Officials, journalists, activists say 9/11 truth activists pose a violent threat; call for secret government disruption of their work – or worse
You know you’re getting somewhere on issues of paramount public importance such as a new 9/11 investigation, when your opponents stop making fun of you and start describing you as a threat to the established order, and supporting interference with or the elimination of your First Amendment rights, and even accuse you of being a terrorist.
Background 1: Weitzman’s Defamation
One of the first shots in the threat campaign was fired just over two years ago by Mark Weitzman of the Simon Wiesenthal Center (to which we responded).
Testifying in November 2007 before a House subcommittee of the Homeland Security committee, Weitzman portrayed AE911Truth in what could be construed as part of a jihadist campaign in support of “violent radicalization,” ” homegrown terrorism,” and “ideologically based violence.”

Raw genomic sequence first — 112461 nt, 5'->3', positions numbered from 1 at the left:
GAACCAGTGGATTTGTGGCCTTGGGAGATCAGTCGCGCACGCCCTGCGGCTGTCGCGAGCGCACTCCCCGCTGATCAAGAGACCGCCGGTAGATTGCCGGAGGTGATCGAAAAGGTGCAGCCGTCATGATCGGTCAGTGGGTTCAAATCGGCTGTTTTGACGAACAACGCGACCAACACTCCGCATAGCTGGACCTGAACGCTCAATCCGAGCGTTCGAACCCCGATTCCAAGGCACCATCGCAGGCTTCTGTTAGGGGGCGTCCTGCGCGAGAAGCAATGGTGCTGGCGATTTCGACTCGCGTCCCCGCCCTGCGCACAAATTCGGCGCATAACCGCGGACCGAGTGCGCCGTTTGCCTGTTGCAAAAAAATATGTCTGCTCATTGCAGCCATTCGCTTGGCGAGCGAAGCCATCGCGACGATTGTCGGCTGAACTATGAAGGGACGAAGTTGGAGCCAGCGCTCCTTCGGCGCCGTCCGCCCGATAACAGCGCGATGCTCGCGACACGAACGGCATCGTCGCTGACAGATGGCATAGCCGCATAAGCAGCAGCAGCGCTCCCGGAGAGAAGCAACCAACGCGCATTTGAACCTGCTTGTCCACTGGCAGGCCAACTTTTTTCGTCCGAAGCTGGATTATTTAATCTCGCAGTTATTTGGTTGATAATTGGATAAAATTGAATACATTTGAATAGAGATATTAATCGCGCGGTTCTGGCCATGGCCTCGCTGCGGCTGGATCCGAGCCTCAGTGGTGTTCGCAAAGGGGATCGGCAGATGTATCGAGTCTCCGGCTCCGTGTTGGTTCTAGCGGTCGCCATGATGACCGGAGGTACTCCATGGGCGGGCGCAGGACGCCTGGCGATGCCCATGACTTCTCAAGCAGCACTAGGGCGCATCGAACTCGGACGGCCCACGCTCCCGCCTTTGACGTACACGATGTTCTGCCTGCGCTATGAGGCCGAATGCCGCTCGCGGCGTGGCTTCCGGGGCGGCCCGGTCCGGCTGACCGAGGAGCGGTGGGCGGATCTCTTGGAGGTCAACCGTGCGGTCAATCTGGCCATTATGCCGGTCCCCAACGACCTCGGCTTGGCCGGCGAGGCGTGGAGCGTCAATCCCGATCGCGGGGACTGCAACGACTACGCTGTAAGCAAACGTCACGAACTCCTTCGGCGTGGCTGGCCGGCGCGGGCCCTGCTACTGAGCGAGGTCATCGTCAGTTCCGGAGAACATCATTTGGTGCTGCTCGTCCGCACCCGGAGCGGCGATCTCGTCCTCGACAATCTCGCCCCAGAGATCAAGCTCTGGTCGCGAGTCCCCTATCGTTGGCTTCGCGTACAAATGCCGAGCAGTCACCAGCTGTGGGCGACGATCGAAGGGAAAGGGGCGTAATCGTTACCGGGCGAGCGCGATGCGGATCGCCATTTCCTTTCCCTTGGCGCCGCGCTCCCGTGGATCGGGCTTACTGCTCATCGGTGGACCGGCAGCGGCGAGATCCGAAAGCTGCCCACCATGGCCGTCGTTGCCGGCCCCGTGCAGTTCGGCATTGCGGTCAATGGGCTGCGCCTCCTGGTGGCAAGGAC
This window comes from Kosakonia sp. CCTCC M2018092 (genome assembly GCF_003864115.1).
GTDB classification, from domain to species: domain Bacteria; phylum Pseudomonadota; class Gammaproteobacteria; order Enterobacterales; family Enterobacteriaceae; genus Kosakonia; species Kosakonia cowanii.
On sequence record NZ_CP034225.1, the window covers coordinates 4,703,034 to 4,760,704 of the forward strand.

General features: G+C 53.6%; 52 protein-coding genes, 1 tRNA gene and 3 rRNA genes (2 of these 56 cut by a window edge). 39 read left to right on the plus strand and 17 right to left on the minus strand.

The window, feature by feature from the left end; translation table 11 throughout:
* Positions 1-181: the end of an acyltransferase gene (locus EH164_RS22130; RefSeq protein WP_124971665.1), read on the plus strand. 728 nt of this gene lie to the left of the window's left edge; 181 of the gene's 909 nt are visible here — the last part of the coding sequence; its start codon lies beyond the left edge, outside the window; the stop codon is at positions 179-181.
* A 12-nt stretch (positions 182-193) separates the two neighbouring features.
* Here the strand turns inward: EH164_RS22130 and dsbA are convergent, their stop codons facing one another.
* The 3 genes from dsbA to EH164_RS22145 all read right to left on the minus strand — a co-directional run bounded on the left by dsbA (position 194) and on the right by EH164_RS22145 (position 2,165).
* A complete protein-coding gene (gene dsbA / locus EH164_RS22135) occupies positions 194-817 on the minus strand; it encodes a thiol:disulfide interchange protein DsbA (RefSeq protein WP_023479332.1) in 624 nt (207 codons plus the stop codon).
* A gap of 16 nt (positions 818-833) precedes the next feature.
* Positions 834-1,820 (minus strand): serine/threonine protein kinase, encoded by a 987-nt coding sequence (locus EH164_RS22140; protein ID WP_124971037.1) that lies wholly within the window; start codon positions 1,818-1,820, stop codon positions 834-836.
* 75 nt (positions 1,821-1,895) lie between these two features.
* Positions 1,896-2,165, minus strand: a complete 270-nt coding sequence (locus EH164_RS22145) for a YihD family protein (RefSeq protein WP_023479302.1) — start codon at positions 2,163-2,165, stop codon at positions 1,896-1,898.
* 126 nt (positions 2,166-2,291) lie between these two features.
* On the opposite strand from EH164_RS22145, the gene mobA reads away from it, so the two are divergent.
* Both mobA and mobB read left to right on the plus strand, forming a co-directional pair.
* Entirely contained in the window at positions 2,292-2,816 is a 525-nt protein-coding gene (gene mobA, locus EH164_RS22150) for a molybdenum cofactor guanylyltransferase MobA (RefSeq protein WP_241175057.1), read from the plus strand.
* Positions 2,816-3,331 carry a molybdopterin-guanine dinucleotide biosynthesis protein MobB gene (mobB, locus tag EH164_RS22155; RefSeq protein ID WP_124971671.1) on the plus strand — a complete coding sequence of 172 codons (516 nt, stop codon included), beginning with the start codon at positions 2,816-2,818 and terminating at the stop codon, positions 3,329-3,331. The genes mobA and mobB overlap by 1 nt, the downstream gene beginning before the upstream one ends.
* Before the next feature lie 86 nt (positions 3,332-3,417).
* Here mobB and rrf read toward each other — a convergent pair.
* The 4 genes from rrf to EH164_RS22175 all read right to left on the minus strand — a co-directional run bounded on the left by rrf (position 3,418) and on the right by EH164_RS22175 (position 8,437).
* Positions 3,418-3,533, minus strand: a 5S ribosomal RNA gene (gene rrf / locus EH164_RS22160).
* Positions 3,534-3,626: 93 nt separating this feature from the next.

COINTELPRO Revisited – by Harvard Law Professors
In early 2008, Cass Sunstein and Adrian Vermeule published a preliminary draft of a Harvard Law / University of Chicago Law working paper entitled “Conspiracy Theories“.
According to the abstract:
Those who subscribe to conspiracy theories and other groups [such as 2nd amendment advocates] may create serious risks, including risks of violence… [T]he best response consists in cognitive infiltration of extremist groups.
COINTELPRO, the FBI’s 15-year Counter Intelligence Program initiated by FBI Director J. Edgar Hoover himself in 1956, illegally targeted a wide spectrum of citizen activist groups for infiltration and disruption. The openness of Sunstein and Vermeule’s call for such a program to be resurrected supports what many in the 9/11 Truth movement have suspected for many years: that government money is being used to pay people, posing as “Truth” activists, to knowingly promote false information and “increase factionalism.”